Sunday, March 10, 2019

Source of E. L. Moore's Shaggy Mountain Mill

Although this mill was once a landmark in my favorite stamping grounds, the Great Smoky Mountains of North Carolina, I failed to see it in the flesh, so to speak, but came upon it years later, sparkling with hillbilly personality and endowed with a Beatle wig in Sheppard's "Cabins in The Laurel"
The opening paragraph from E. L. Moore's A Shaggy Mountain Mill that appeared in the June '64 issue of Railroad Model Craftsman.

After reading that I went and looked up the book in Abebooks, and there it was, Cabins in the Laurel by Muriel Earley Sheppard, with photographs by Bayard Wootten. It was originally published in 1935, reprinted in 1991, and a few times more in the '90s. The copy I bought is a 1995 reprint. 

The book is an account of Ms. Sheppard's interviews and visits with her neighbours in the Toe River Valley of North Carolina in the late 1920's and early 1930's. Many told her stories of their lives in the valley dating back into the 19th century. Ms. Sheppard, a New York native, was born in 1898 - the same year as E. L. Moore - and moved to the valley with her mining engineer husband in 1928. Although I bought the book to see the source of the mill, from studying the photographs I suspect the pictures capture a sense of what Mr. Moore saw during his vagabond years, and I think I got a little better understanding of his so-called 'rural models'.
This is a snippet from the lead photo in E. L. Moore's A Shaggy Mountain Mill story that appeared in the June '64 issue of Railroad Model Craftsman.
And this is a snippet of the same mill from a photograph on page 134 of Ms. Sheppard's book.
And here's the cabin that also appears in that opening RMC photo as a background item.
And here's the prototype on page 187 of Ms. Sheppard's book. She notes that it's the snake man's cabin. You can see that E. L. Moore's photo also includes the snake man sitting out front as does Ms. Wootten's photo, but it looks like he added a front window to his model. Mr. Moore's model of Snake man's cabin still existed in 2015, and it's the second cabin in this post, Two Cabins.
One of the great things about buying used books are the unexpected items I'll sometimes find tucked inside. My copy of Cabins in the Laurel had this page from the  27 March 1996 edition of the Mitchell News-Journal, from Spruce Pine, North Carolina (located in the Toe River Valley), of an interview with the current owner of Muriel Sheppard's cabin. Ms. Sheppard's cabin is shown in the photo at the bottom of the article.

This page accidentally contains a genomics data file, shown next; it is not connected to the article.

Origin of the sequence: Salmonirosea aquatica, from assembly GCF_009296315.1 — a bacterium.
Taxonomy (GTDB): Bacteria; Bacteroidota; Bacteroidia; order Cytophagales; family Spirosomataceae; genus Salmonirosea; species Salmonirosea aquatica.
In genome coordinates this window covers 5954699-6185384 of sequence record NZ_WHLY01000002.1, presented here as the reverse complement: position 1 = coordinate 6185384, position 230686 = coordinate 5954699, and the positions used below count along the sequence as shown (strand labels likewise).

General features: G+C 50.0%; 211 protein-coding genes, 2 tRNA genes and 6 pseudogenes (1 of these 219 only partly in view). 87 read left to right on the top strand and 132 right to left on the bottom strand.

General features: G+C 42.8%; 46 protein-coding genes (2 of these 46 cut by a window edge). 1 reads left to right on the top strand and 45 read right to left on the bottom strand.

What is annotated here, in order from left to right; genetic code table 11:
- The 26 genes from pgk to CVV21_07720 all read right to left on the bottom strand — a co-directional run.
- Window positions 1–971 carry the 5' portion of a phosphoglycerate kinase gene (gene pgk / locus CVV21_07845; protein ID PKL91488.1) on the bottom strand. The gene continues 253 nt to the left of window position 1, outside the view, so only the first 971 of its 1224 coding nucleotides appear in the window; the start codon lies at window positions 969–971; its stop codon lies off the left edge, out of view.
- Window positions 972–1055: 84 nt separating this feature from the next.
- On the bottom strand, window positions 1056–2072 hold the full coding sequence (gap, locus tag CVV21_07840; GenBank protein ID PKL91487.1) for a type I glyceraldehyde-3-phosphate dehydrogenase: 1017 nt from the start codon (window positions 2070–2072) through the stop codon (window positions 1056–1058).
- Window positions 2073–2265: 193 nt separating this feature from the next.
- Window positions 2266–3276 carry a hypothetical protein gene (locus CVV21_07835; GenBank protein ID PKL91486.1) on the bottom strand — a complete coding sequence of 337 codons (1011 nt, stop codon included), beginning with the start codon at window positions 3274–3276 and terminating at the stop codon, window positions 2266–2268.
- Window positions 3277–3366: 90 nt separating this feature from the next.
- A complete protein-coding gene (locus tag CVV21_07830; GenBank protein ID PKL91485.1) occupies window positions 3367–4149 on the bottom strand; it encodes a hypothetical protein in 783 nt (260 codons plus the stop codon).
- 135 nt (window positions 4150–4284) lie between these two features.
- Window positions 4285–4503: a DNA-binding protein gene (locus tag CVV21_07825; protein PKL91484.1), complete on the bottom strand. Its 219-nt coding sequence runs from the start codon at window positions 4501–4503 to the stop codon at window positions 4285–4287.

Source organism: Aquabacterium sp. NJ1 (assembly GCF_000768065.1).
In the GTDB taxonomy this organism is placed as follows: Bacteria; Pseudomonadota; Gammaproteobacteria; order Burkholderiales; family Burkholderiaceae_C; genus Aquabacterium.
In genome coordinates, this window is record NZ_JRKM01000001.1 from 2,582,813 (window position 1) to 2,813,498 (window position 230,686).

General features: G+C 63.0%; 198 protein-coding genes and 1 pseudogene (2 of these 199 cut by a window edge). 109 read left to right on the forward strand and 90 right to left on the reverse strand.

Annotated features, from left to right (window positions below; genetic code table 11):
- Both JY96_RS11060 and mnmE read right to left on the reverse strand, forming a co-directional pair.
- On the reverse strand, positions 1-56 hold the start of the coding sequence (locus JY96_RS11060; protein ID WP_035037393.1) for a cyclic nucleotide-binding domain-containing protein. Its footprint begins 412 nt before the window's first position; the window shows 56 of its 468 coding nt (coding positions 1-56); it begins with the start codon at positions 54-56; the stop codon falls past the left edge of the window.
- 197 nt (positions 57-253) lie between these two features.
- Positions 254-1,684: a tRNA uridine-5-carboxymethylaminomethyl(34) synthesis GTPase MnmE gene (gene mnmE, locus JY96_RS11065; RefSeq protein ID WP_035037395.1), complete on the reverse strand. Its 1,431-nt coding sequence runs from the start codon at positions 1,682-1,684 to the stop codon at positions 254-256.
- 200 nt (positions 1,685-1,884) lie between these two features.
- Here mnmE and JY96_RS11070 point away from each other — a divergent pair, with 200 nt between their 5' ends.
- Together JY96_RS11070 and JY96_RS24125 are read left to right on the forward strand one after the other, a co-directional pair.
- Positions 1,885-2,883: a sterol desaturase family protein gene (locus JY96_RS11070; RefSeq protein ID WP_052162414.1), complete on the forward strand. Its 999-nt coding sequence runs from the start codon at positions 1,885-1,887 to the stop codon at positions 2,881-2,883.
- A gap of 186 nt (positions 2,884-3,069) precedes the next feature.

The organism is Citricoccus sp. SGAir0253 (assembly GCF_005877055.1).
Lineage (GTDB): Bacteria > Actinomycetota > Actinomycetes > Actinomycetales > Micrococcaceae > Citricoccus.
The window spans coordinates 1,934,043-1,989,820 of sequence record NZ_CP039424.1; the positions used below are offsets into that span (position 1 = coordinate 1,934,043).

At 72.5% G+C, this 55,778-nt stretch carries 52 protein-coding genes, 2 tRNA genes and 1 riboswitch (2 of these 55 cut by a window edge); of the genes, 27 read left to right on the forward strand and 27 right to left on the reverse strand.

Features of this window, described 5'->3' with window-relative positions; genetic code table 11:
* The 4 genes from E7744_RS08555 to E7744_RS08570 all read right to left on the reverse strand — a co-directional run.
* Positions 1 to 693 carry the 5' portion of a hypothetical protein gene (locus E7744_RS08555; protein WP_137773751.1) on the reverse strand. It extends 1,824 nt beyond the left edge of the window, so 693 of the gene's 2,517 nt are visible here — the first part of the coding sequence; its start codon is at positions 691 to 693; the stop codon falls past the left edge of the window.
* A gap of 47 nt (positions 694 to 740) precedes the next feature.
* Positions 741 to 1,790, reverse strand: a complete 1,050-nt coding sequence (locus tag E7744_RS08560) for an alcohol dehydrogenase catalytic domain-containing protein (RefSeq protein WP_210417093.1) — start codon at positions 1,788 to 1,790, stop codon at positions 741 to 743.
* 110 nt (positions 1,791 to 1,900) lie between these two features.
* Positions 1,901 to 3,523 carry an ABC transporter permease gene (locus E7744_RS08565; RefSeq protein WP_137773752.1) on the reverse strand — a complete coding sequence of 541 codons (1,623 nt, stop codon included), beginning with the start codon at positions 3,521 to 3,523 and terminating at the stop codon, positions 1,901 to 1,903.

That's a snippet from the photo, and the caption states: The cabin sits atop a ridge above Wing Road. The one room cabin with chimney was the original building. That sprawling home in the mountains is a potential E. L. Moore style project if I've ever seen one :-)


  1. What a find! I think you're on to something that the sprawling home in that last image would make a terrific scratchbuild. Great sleuthing.

    1. Thanks! I rather enjoy the sleuthing part in all this.

  2. Okay, I have been reading your great posts on Moore and bought a woodburning tool (and have been practicing brick and shingle patterns). How do I find the actual plans? My library has nearly every issue of MRC and Model Railroader in their archives from which I could copy the ones I am interested in, but wondered before going that route if there was an easier way.

    1. I'm not sure which projects you're looking for, but I have made an index of all his publications which can be found here:

      Also, in the wikipedia article I wrote, , I've included an index of his publications.

    2. Yes, the index is a big help, thank you for pointing it out to me. I did find a newspaper article about him (an interview really) from January 19, 1958 with a photo of a mill. You probably have that already, but I thought I would mention it.

    3. Glad that helped! That article sounds like the one called 'He Builds Railroads - Then Scraps' in The Charlotte Observer? The dates line up. I think there might be a few more newspaper articles about him - maybe 2 or 3 more - that were written in the '60s, but I have no idea where they might be. Please let me know if you ever come across any others.